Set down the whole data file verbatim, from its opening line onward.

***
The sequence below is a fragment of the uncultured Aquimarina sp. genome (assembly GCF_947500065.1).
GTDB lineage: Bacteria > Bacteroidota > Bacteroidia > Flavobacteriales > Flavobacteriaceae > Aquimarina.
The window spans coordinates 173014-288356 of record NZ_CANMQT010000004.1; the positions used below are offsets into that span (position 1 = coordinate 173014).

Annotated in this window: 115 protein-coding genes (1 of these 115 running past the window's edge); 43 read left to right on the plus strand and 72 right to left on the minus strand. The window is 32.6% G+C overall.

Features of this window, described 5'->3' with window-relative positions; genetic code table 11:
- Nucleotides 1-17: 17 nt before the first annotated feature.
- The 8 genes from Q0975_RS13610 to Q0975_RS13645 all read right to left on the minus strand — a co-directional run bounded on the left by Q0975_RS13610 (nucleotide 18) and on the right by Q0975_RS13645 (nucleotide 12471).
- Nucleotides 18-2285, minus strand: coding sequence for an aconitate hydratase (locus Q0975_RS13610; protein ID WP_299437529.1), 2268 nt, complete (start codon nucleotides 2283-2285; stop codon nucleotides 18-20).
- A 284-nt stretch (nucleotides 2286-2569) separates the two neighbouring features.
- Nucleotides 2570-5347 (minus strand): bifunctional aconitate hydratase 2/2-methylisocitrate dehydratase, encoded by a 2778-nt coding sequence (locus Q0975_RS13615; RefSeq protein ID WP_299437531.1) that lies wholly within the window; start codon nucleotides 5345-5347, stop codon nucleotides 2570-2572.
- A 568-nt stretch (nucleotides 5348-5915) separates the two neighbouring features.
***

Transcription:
The sequence below is a fragment of the uncultured Aquimarina sp. genome (assembly GCF_947500065.1).
GTDB lineage: Bacteria > Bacteroidota > Bacteroidia > Flavobacteriales > Flavobacteriaceae > Aquimarina.
The window spans coordinates 173014-288356 of record NZ_CANMQT010000004.1; the positions used below are offsets into that span (position 1 = coordinate 173014).

Annotated in this window: 115 protein-coding genes (1 of these 115 running past the window's edge); 43 read left to right on the plus strand and 72 right to left on the minus strand. The window is 32.6% G+C overall.

Features of this window, described 5'->3' with window-relative positions; genetic code table 11:
- Nucleotides 1-17: 17 nt before the first annotated feature.
- The 8 genes from Q0975_RS13610 to Q0975_RS13645 all read right to left on the minus strand — a co-directional run bounded on the left by Q0975_RS13610 (nucleotide 18) and on the right by Q0975_RS13645 (nucleotide 12471).
- Nucleotides 18-2285, minus strand: coding sequence for an aconitate hydratase (locus Q0975_RS13610; protein ID WP_299437529.1), 2268 nt, complete (start codon nucleotides 2283-2285; stop codon nucleotides 18-20).
- A 284-nt stretch (nucleotides 2286-2569) separates the two neighbouring features.
- Nucleotides 2570-5347 (minus strand): bifunctional aconitate hydratase 2/2-methylisocitrate dehydratase, encoded by a 2778-nt coding sequence (locus Q0975_RS13615; RefSeq protein ID WP_299437531.1) that lies wholly within the window; start codon nucleotides 5345-5347, stop codon nucleotides 2570-2572.
- A 568-nt stretch (nucleotides 5348-5915) separates the two neighbouring features.